A close second has to be the Ethiopian Yirgacheffe Konga, sourced by Union Hand Roasted Coffee (another top London based roaster). I’m glad to report that they now have a satellite shop or should I say “Field Office” in true UN lingo, in Cape Town, down the road from my caffe, Escape Caffe on Bree Street, Cape Town. At the forefront of their Cape Town branch, located on Buiten Street, is Gerald, the main roaster, who had 4 months of training at Union Hand Roasted in London before being sent back to Cape Town. When I told Gerald I wanted something special for my Coffee Tasting Event/ cupping sessions for customers (held on the 1st Saturday of every month), he highly recommended this bean. At first, I was wondering why I loved this bean so much – light, sweet finish, hint of caramel, sour berry and pleasant + soothing effects. It should come as no surprise then that I have featured this bean on 2 occasions. On the second, I even had the pleasure of sampling the bean roasted in 2 different ways – sample roast 10 days before and large batch 5 days earlier – subtle difference but the 10 day old roasted got the edge for me as I felt it was more developed and had a cleaner/more refined finish. For the record, the Yirgacheffe Konga is washed. The taste profile for this bean – well! Again, I asked my 12 year old daughter to taste and give me her profile “caramel and hint of blueberry Daddy” – well you never, the taste profile on Union Hand Roasted website is blueberry caramel – Wow! My daughter’s going to be better than me.

I can’t leave without at least mentioning a Square Mile Coffee bean and here we have Rwanda Musasa Rushashi. Described as having a hint of graprefruit acidity, I felt this was more pronounced only when brewing on the French Press. Other taste profiles, reminded me of black berries and hints of dark organic chocolate. In conclusion, an unusual bean and perhaps not everyones “cup of coffee” but that’s what makes it interesting and after all not all coffees are supposed to taste the same. I preferred this coffee after a heavy meal and for livening the senses.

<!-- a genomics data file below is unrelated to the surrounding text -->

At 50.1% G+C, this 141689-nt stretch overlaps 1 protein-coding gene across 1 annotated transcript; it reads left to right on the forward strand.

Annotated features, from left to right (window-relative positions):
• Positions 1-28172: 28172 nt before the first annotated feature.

I’m Drinking… Verve Coffees

Lucky me, I must say. I first heard about Verve Coffee Roasters in early 2010 when I was researching ideas for the logo for my cafe, skimping through countless logo and typeset books. when I came across the one for Verve, it stopped me in my tracks. IOt was obvious that this company had taken their logo and branding very seriously, employing the services of a top firm to do so. As soon as I got home, I searched for them on the internet, reviewed the concept behind the logo and was also impressed that their commitment to their branding was backed up by their serious commitment to speciality coffee. So, you can imagine how excited I was when following them on twitter and reading abot their new coffees, I hinted it would be good to taste their coffees one of these days – and in came the reply, “sure! send us you address and we’ll send you some”. I tried to contain my excitement, having beforehand  tried to buy some of their coffees on-line, but shied away at the astronomical postage costs from Los Angeles all the way to Cape Town –  so I replied “that would be great, but I live in Cape Town, South Africa”. Jon from Verve didn’t seem to mind and voila, roasted on 29 September 2011, my coffees arrived by mid-October – well in the zone, as I prefer drinking coffee not before 7-10 days after the roast date. And my, what a package it was:

3kg of their single estate espresso from Costa Rica, 250g bags each of Kenyan and Ethiopian coffees, a wonderful coffee mug and some brewing tips – talk about spoilt for choice and very lucky me. I was so excited that everyone in my family now admires Verve Coffee Roasters (kids and wife). So, what was the drinking experience like:

For the Single Estate Espresso, it was as they said it was on the packet “Sparkling”, which is what you would expect from a high-prized coffee from Costa Rica Helsar: C. Alpizar, from Los Naranjos Region roasted medium – high in acidity with honey like colours, making a volcano with your taste buds. I tested them out as single shots (one of my fave pics below)

And sure, it was sparkling – enough to wake both you and your taste buds up in the morning. I however, preferred this coffee when mixed with well frothed milk for a cappuccino or macchiatone (Italian version of a Cortado) – for this method, I got “soft” caramel, with hints of milk chocolate.